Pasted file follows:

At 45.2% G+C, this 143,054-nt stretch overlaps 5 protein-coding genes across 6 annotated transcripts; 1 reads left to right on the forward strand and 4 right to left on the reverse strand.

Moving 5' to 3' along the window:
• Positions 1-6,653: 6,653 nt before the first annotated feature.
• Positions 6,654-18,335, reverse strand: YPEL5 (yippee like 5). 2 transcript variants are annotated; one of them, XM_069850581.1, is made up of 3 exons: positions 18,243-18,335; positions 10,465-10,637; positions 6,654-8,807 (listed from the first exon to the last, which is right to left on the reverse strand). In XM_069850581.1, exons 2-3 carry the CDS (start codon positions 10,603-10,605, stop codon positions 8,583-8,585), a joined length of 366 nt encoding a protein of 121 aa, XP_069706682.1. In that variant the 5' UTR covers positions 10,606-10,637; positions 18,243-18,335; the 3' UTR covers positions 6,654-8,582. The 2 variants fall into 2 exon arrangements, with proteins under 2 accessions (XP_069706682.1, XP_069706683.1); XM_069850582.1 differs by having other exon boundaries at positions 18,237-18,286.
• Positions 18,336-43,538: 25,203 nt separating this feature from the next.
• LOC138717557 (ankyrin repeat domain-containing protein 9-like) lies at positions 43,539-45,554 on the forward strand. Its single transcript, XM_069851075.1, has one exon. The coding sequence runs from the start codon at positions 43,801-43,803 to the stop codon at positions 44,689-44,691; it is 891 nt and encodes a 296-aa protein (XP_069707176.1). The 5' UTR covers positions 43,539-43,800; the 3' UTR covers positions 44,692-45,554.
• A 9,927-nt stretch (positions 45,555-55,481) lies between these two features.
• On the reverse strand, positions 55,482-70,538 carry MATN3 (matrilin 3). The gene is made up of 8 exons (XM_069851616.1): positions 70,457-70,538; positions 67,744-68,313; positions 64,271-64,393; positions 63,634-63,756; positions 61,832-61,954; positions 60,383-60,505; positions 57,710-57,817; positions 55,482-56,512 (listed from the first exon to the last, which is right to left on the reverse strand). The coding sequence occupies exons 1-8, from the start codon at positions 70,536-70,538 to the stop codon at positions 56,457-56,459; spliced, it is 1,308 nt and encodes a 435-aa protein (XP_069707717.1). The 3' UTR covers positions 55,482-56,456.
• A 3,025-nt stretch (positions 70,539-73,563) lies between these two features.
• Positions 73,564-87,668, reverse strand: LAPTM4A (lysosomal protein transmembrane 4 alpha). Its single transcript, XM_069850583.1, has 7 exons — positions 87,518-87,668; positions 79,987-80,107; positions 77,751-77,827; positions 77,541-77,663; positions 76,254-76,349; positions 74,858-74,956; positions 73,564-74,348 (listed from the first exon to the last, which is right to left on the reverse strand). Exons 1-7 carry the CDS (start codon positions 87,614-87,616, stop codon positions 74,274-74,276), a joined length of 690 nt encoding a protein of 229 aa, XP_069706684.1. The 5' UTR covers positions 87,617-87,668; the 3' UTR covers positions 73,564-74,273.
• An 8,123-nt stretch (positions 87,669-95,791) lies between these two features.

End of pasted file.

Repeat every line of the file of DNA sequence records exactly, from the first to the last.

At 45.2% G+C, this 143,054-nt stretch overlaps 5 protein-coding genes across 6 annotated transcripts; 1 reads left to right on the forward strand and 4 right to left on the reverse strand.

Moving 5' to 3' along the window:
• Positions 1-6,653: 6,653 nt before the first annotated feature.
• Positions 6,654-18,335, reverse strand: YPEL5 (yippee like 5). 2 transcript variants are annotated; one of them, XM_069850581.1, is made up of 3 exons: positions 18,243-18,335; positions 10,465-10,637; positions 6,654-8,807 (listed from the first exon to the last, which is right to left on the reverse strand). In XM_069850581.1, exons 2-3 carry the CDS (start codon positions 10,603-10,605, stop codon positions 8,583-8,585), a joined length of 366 nt encoding a protein of 121 aa, XP_069706682.1. In that variant the 5' UTR covers positions 10,606-10,637; positions 18,243-18,335; the 3' UTR covers positions 6,654-8,582. The 2 variants fall into 2 exon arrangements, with proteins under 2 accessions (XP_069706682.1, XP_069706683.1); XM_069850582.1 differs by having other exon boundaries at positions 18,237-18,286.
• Positions 18,336-43,538: 25,203 nt separating this feature from the next.
• LOC138717557 (ankyrin repeat domain-containing protein 9-like) lies at positions 43,539-45,554 on the forward strand. Its single transcript, XM_069851075.1, has one exon. The coding sequence runs from the start codon at positions 43,801-43,803 to the stop codon at positions 44,689-44,691; it is 891 nt and encodes a 296-aa protein (XP_069707176.1). The 5' UTR covers positions 43,539-43,800; the 3' UTR covers positions 44,692-45,554.
• A 9,927-nt stretch (positions 45,555-55,481) lies between these two features.
• On the reverse strand, positions 55,482-70,538 carry MATN3 (matrilin 3). The gene is made up of 8 exons (XM_069851616.1): positions 70,457-70,538; positions 67,744-68,313; positions 64,271-64,393; positions 63,634-63,756; positions 61,832-61,954; positions 60,383-60,505; positions 57,710-57,817; positions 55,482-56,512 (listed from the first exon to the last, which is right to left on the reverse strand). The coding sequence occupies exons 1-8, from the start codon at positions 70,536-70,538 to the stop codon at positions 56,457-56,459; spliced, it is 1,308 nt and encodes a 435-aa protein (XP_069707717.1). The 3' UTR covers positions 55,482-56,456.
• A 3,025-nt stretch (positions 70,539-73,563) lies between these two features.
• Positions 73,564-87,668, reverse strand: LAPTM4A (lysosomal protein transmembrane 4 alpha). Its single transcript, XM_069850583.1, has 7 exons — positions 87,518-87,668; positions 79,987-80,107; positions 77,751-77,827; positions 77,541-77,663; positions 76,254-76,349; positions 74,858-74,956; positions 73,564-74,348 (listed from the first exon to the last, which is right to left on the reverse strand). Exons 1-7 carry the CDS (start codon positions 87,614-87,616, stop codon positions 74,274-74,276), a joined length of 690 nt encoding a protein of 229 aa, XP_069706684.1. The 5' UTR covers positions 87,617-87,668; the 3' UTR covers positions 73,564-74,273.
• An 8,123-nt stretch (positions 87,669-95,791) lies between these two features.